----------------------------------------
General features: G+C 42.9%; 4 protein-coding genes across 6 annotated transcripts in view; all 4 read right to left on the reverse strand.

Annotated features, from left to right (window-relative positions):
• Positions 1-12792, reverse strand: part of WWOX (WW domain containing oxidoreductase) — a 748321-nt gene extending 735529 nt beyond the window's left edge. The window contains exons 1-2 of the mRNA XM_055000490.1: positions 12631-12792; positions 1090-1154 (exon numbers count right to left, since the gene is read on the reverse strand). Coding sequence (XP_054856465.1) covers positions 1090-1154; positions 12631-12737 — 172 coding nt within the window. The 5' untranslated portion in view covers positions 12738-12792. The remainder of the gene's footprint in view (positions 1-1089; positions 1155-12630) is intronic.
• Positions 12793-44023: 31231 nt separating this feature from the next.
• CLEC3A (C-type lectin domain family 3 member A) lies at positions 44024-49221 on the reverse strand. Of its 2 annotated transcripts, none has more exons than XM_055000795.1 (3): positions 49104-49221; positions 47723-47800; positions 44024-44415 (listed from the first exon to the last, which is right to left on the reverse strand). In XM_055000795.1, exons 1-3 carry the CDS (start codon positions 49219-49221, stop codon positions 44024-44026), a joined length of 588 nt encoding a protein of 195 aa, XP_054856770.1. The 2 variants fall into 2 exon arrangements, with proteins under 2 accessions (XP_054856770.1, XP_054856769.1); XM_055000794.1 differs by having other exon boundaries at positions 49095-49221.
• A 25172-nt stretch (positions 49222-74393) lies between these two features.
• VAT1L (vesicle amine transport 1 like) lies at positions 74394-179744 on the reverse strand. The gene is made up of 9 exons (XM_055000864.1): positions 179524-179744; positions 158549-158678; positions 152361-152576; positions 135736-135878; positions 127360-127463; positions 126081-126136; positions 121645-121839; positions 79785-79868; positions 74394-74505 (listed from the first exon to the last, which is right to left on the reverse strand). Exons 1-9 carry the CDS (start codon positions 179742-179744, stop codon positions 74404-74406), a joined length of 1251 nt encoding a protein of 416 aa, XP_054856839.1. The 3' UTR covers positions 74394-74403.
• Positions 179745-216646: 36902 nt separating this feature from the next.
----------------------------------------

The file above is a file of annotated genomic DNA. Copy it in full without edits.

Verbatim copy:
General features: G+C 42.9%; 4 protein-coding genes across 6 annotated transcripts in view; all 4 read right to left on the reverse strand.

Annotated features, from left to right (window-relative positions):
• Positions 1-12792, reverse strand: part of WWOX (WW domain containing oxidoreductase) — a 748321-nt gene extending 735529 nt beyond the window's left edge. The window contains exons 1-2 of the mRNA XM_055000490.1: positions 12631-12792; positions 1090-1154 (exon numbers count right to left, since the gene is read on the reverse strand). Coding sequence (XP_054856465.1) covers positions 1090-1154; positions 12631-12737 — 172 coding nt within the window. The 5' untranslated portion in view covers positions 12738-12792. The remainder of the gene's footprint in view (positions 1-1089; positions 1155-12630) is intronic.
• Positions 12793-44023: 31231 nt separating this feature from the next.
• CLEC3A (C-type lectin domain family 3 member A) lies at positions 44024-49221 on the reverse strand. Of its 2 annotated transcripts, none has more exons than XM_055000795.1 (3): positions 49104-49221; positions 47723-47800; positions 44024-44415 (listed from the first exon to the last, which is right to left on the reverse strand). In XM_055000795.1, exons 1-3 carry the CDS (start codon positions 49219-49221, stop codon positions 44024-44026), a joined length of 588 nt encoding a protein of 195 aa, XP_054856770.1. The 2 variants fall into 2 exon arrangements, with proteins under 2 accessions (XP_054856770.1, XP_054856769.1); XM_055000794.1 differs by having other exon boundaries at positions 49095-49221.
• A 25172-nt stretch (positions 49222-74393) lies between these two features.
• VAT1L (vesicle amine transport 1 like) lies at positions 74394-179744 on the reverse strand. The gene is made up of 9 exons (XM_055000864.1): positions 179524-179744; positions 158549-158678; positions 152361-152576; positions 135736-135878; positions 127360-127463; positions 126081-126136; positions 121645-121839; positions 79785-79868; positions 74394-74505 (listed from the first exon to the last, which is right to left on the reverse strand). Exons 1-9 carry the CDS (start codon positions 179742-179744, stop codon positions 74404-74406), a joined length of 1251 nt encoding a protein of 416 aa, XP_054856839.1. The 3' UTR covers positions 74394-74403.
• Positions 179745-216646: 36902 nt separating this feature from the next.